La Pascualita, The Corpse Bride

Jan 16, 2017 4 comments

Peering out from behind the glass window of a small bridal shop in Chihuahua, Mexico, stands a tall, slender figure dressed in bridal costume. For close to ninety years, this unnervingly lifelike mannequin at La Popular —the bridal store— has been beguiling visitors from across America and Europe. The mannequin’s pallid skin, her veined hands, the wrinkles on her palms, and her worn out fingernails have people more than convinced that La Pascualita, as she is popularly known, is not a dummy but a perfectly preserved, embalmed corpse.

La Pascualita, or “Little Pascuala”, first appeared on the windows of this well-known bridal store on March 25, 1930. The mannequin’s wide-set glass eyes, real hair and blushing skin tones immediately struck passersby, including the store employees. It wasn’t long before someone noted the strikingly similarity between the mannequin and the recently deceased daughter of the store owner. The stage for the rumor was set.


Photo credit: Xavi Valero/Flickr

According to the tale, Pascuala Esparza, the store owner, had a beautiful daughter (her name is lost to history) who was set to marry her sweetheart. Tragically, on her wedding day, she was bit by a black widow spider and died. Pascuala Esparza was so distraught at losing her daughter, that she had her body preserved and mummified and placed in the window so that she could always be the bride in death that she could not be in life. As the rumor spread, locals became outraged and the owner began receiving abusive phone calls. Pascuala Esparza denied the allegation. La Pascualita was nothing but a very elaborate and well made mannequin, she said. But it was too late. Nobody believed her.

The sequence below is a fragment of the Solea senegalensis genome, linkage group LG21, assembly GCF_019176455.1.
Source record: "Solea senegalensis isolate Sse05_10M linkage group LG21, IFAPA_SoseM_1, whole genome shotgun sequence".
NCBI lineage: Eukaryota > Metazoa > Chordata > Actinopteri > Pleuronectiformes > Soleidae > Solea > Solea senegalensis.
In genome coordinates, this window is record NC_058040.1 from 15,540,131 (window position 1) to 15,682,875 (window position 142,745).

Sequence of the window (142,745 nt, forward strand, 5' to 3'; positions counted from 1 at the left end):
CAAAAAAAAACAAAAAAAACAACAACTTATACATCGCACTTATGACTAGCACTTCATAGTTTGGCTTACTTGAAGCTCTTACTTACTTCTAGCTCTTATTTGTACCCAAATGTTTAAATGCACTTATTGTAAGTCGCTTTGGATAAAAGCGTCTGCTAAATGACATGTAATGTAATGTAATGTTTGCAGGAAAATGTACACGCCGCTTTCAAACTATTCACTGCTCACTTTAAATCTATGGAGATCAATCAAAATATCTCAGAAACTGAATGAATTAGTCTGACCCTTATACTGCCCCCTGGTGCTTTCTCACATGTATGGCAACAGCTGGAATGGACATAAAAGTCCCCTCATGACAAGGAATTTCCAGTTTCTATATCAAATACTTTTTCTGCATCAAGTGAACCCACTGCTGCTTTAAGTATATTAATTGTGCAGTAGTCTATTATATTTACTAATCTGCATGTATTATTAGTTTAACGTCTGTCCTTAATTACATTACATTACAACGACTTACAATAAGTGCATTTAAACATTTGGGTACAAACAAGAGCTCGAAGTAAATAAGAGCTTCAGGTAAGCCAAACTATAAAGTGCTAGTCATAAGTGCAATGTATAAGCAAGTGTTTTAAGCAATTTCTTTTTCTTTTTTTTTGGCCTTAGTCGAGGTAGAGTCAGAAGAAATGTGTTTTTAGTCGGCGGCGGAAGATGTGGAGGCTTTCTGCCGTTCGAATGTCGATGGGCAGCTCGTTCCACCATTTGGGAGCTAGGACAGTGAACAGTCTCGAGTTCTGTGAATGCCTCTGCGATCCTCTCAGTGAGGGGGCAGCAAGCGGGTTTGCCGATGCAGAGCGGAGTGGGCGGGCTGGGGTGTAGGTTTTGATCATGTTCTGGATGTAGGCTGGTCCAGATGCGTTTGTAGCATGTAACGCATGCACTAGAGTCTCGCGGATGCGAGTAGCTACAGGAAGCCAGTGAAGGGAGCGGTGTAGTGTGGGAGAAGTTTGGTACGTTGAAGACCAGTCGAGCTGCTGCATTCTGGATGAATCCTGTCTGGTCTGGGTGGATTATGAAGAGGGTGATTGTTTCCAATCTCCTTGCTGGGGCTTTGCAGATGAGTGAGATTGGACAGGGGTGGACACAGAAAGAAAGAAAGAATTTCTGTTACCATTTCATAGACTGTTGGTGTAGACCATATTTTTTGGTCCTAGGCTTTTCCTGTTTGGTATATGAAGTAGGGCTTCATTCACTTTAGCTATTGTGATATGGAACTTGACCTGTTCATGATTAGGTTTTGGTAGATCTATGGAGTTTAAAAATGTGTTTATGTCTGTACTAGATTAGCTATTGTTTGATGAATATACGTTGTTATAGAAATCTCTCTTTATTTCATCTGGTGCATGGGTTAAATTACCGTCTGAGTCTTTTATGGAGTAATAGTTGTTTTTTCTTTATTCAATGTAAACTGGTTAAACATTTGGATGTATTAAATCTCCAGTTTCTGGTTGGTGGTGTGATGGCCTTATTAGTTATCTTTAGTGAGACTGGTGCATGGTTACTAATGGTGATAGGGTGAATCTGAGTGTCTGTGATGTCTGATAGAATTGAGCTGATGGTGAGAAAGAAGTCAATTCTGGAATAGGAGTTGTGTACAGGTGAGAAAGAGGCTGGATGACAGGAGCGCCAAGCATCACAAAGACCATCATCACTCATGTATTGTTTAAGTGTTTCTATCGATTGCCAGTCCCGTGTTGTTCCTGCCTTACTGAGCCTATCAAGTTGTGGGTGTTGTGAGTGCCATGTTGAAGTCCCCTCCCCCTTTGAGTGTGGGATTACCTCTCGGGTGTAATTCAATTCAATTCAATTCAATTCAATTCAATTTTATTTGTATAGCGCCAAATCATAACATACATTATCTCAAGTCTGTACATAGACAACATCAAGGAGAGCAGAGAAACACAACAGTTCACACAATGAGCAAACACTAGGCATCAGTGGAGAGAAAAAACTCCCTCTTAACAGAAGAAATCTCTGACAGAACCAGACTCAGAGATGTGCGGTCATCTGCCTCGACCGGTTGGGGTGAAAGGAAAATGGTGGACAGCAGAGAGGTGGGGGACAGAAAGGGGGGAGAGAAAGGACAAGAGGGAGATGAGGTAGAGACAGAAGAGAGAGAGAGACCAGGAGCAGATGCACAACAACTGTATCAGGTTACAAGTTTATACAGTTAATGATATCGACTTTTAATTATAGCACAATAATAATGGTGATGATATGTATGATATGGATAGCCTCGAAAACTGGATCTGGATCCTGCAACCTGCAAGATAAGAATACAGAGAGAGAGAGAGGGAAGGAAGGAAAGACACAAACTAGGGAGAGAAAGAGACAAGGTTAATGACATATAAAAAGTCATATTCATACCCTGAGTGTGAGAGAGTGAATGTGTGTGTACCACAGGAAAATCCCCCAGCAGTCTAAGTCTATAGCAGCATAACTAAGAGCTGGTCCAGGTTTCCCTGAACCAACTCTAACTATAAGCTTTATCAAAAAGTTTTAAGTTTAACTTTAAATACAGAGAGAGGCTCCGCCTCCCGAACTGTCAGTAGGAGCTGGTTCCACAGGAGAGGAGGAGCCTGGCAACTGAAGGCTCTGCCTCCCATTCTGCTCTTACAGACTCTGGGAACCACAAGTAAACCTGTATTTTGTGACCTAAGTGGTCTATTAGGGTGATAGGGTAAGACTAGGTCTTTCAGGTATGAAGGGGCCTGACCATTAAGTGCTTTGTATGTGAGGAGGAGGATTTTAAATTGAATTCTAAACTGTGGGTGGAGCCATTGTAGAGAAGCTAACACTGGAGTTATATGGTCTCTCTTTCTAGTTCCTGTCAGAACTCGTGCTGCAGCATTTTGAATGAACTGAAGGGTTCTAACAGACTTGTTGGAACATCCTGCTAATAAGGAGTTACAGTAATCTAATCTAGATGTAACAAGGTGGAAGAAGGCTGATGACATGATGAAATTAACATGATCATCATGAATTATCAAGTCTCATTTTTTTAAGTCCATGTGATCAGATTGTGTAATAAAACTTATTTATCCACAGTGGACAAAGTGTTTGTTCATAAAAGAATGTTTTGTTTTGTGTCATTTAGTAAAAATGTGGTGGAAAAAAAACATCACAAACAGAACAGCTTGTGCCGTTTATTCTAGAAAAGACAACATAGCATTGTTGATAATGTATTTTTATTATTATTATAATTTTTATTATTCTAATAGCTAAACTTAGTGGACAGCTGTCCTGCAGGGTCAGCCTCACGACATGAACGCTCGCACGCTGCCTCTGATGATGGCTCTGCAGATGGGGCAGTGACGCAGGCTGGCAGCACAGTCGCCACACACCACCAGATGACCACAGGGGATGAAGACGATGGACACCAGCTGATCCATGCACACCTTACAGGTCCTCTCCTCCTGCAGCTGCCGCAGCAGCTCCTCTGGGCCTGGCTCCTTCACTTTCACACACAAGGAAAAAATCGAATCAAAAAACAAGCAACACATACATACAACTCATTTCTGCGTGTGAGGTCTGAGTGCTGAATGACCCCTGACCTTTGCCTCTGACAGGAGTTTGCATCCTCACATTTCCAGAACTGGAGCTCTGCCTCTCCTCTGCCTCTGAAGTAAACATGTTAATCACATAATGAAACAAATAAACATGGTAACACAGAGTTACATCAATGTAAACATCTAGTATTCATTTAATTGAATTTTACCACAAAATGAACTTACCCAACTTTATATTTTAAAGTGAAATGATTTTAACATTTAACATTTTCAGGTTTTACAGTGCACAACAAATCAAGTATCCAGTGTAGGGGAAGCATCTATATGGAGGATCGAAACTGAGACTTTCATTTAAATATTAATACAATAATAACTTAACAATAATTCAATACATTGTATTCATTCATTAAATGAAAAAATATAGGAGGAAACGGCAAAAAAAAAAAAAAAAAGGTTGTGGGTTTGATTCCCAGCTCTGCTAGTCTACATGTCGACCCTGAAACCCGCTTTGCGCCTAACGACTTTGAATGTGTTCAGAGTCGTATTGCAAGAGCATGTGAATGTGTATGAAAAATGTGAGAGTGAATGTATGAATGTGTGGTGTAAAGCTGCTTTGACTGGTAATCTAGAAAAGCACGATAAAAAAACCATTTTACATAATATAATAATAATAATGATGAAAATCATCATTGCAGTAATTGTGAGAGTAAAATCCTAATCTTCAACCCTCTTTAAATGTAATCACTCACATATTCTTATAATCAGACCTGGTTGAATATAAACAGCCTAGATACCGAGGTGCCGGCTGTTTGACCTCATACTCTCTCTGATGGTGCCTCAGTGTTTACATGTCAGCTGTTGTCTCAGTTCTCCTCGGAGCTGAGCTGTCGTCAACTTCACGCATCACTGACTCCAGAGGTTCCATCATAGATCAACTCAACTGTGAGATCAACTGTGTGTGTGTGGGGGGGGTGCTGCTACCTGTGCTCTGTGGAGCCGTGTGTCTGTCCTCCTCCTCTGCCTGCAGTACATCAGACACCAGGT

Over the years, the tale has become more and more fanciful, such as the nightly visits by a lovesick French magician who brings her back to life and the two of them then dances through the night, drinking and celebrating their short time together. Spooky tales of her gaze following customers around the store, or that she shifts position when no one is looking, are abound.

"Every time I go near Pascualita my hands break out in a sweat," said one shop worker. "Her hands are very realistic and she even has varicose veins on her legs. I believe she's a real person."

Perhaps, the store's present owner, Mario Gonzalez, loves to keep the legend alive. Twice a week, her outfits are changed —behind drawn curtains, as if to preserve her modesty. It is said that only a few close and trusted employees are allowed to dress and undress her. One employee who had seen her undressed believes “the body was not that of a mannequin.”

True believers leave flowers and candles outside the shop and other tributes. Among some, La Pascualita has achieved the status of a saint drawing a religious following. Miracles have been said to occur at her feet.

Mario Gonzalez enjoys the fame and the crowd La Pascualita brings to the store, and he intends to keep it that way. On the window behind which the mannequin stands, are proudly displayed the words "La Casa De Pascualita”, or "The Home of La Pascualita."

When asked whether the bride is really a mummy, he just smiled and shook his head. "Is it true? A lot of people believe it is, but I really couldn't say."


Photo credit: Ripley’s Believe it or Not


Photo credit: Ripley’s Believe it or Not


Photo credit: Ripley’s Believe it or Not


Photo credit: unknown

Sources: Road Trippers / Slightly Warped / Banderas News / A Sketch Of The Past


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